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At Idealab, Rewards Outweigh the Risks

Start-ups: The Internet venture factory is widely celebrated for its successes. But there have been some flops too.


Internet start-up factory Idealab is celebrated for turning inspirations into corporations, sometimes in mere weeks. In the four years since entrepreneur Bill Gross founded Idealab in a Pasadena warehouse, five of its offspring have become national symbols of sudden Internet stock wealth.

The success of online retailer EToys, Web search engine firm, free Internet service provider NetZero, Ticketmaster Online-CitySearch and, have pushed Gross and Idealab into celebrity status. Even after some recent declines, the combined stock of this quintet of Idealab businesses is worth more than $10 billion.

But Idealab has created nearly 30 companies--and some of its ideas have completely failed. Idealab quietly pulled the plug on four companies, IdeaMarket,, FeatureCast and EntertainNet, and a handful of others have struggled for years to stay alive.

"Even though [Idealab] has a lot of smart people there and potentially a lot of good ideas, they're never going to have a 100% success rate--or even 50%," said Tim Bajarin, an industry analyst with Creative Strategies in Campbell, Calif. "They only have two or three companies at any given time that are going to make it out the door" and into a successful public stock offering.

A closer look at three of Idealab's earliest ventures--kids' bartering site, online communications software maker PeopleLink, and free intranet firm much about the perils of trying to create a hot Internet company. Each firm has spent years searching for a successful formula to follow its siblings to big wealth on Wall Street.

None has suffered more than, which has gone through four different business plans, layoffs, executive turnover and three name changes.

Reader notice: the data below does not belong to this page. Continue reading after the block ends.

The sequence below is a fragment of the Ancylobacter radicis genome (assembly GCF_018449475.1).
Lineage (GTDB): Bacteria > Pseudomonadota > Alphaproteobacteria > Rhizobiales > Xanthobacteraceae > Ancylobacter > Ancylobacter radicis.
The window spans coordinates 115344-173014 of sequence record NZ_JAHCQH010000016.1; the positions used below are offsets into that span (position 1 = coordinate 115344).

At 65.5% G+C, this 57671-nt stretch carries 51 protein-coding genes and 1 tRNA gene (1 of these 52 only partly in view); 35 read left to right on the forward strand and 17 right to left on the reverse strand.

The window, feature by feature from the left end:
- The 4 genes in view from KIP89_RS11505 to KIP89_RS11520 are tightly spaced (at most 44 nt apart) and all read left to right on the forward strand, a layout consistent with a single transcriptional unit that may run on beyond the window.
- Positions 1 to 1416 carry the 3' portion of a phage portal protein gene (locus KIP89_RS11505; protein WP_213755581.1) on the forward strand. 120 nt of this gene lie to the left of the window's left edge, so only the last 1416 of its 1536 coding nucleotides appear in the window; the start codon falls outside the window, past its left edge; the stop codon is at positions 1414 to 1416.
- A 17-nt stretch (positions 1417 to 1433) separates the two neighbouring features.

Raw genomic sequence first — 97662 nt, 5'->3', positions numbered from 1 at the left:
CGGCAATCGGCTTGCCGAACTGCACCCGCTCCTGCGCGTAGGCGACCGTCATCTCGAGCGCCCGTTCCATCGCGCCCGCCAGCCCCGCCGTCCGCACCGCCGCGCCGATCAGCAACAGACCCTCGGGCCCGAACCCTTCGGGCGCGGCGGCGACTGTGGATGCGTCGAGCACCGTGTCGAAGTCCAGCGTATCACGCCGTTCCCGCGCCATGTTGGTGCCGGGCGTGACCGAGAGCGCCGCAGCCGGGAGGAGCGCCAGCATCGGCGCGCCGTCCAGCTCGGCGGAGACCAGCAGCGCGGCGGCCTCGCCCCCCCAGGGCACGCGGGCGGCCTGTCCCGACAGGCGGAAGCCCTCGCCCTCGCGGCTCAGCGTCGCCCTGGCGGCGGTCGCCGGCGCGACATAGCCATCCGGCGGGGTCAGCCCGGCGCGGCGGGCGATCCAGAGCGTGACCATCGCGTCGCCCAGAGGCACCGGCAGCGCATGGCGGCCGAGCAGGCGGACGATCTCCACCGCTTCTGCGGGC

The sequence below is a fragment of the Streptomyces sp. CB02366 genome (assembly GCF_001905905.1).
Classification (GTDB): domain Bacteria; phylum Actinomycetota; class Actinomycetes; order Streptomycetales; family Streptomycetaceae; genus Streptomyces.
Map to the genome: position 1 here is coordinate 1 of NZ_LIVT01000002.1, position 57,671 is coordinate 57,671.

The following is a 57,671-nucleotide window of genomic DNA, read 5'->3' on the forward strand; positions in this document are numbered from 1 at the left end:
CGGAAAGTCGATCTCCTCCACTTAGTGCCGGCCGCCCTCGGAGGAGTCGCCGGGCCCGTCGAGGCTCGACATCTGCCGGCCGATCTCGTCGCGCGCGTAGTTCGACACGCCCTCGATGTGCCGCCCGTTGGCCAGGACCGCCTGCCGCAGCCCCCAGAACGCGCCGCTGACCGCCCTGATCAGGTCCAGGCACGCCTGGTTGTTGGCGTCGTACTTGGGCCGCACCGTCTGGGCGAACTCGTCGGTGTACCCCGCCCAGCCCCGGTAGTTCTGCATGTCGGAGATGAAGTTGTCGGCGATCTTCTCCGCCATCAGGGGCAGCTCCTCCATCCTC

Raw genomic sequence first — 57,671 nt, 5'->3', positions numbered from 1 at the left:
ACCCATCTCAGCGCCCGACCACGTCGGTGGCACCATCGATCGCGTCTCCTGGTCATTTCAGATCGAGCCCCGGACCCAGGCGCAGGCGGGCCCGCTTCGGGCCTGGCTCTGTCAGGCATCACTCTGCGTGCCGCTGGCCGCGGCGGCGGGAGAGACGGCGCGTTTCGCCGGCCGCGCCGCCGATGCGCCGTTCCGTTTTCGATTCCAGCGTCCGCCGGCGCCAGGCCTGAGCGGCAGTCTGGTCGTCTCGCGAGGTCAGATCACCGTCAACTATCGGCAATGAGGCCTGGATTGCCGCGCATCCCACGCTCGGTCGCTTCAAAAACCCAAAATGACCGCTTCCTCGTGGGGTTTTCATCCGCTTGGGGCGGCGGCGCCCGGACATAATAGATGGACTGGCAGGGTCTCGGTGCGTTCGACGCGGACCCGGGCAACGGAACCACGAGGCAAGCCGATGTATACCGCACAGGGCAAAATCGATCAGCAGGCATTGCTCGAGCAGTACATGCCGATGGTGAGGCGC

The company began as Learning.Net, founded by Gross along with movie mogul and early Idealab investor, Steven Spielberg. Their plan was to create an educational Web site with reading and math exercises. By early 1998, the company planned to merge with a Philadelphia firm called Electric Schoolhouse, which had a similar Web site for use in schools. Getting schools to buy their product proved difficult, however, so the deal fell through and Learning.Net's staff was reduced to one.

But Gross, who became rich by founding educational software maker Knowledge Adventure, was determined to harness the Net for the good of education. Learning.Net then metamorphosed into Kids Online, a subscription Internet service patterned after America Online with special youth-oriented content and safety features to prevent children from viewing pornographic and other Web sites. With financial backing from Gross, the staff climbed back to 10 and within four months the company was testing prototypes of its subscription service.

"We found out that [although] parents are concerned about their children's safety on the Internet, they're not really willing to pay for it," said Steve Damron, who was Kids Online's chief executive.

In search of a new business idea, Damron and his colleagues visited chat rooms and talked to kids about what they liked to do online. Shopping was the answer, but kids had no way to pay for goods they wanted to buy. So Kids Online retooled itself again as a site for kids to keep track of their allowance, convert it into e-cash, and spend it online with their parents' permission.

Though Gross backed the switch, many Kids Online employees didn't. Some of them were used to working in big companies, and they were jarred by the sudden change in strategy. Those who signed on with the company because of its educational mission couldn't stomach the shift to naked commerce.

With the help of Idealab's engineering staff, the remaining Kids Online employees launched a prototype for the allowance Web site. It showed potential, but it also faced competition from three more established sites. So Kids Online decided it was time for a change--again.

The company would still run an e-commerce site for kids. But this time the currency on their site would be toys, CDs, video games, Pokemon cards, anything that kids would be willing to trade. In October, Kids Online turned down money from venture capitalists who were interested in the allowance business, changed its name to, and began building a new Web site.

Every one of the remaining 15 employees stayed on through the transition. Several new people were hired, including former E! Entertainment Television Chief Financial Officer Bill Keenan, who took over as CEO. Keenan expects to finally move its operation out of the Idealab incubator and into its own offices by summer, with an IPO further down the road.

If so, that will make up for feelings of resentment among employees who watched other Idealab companies leave the nest quickly and go public.

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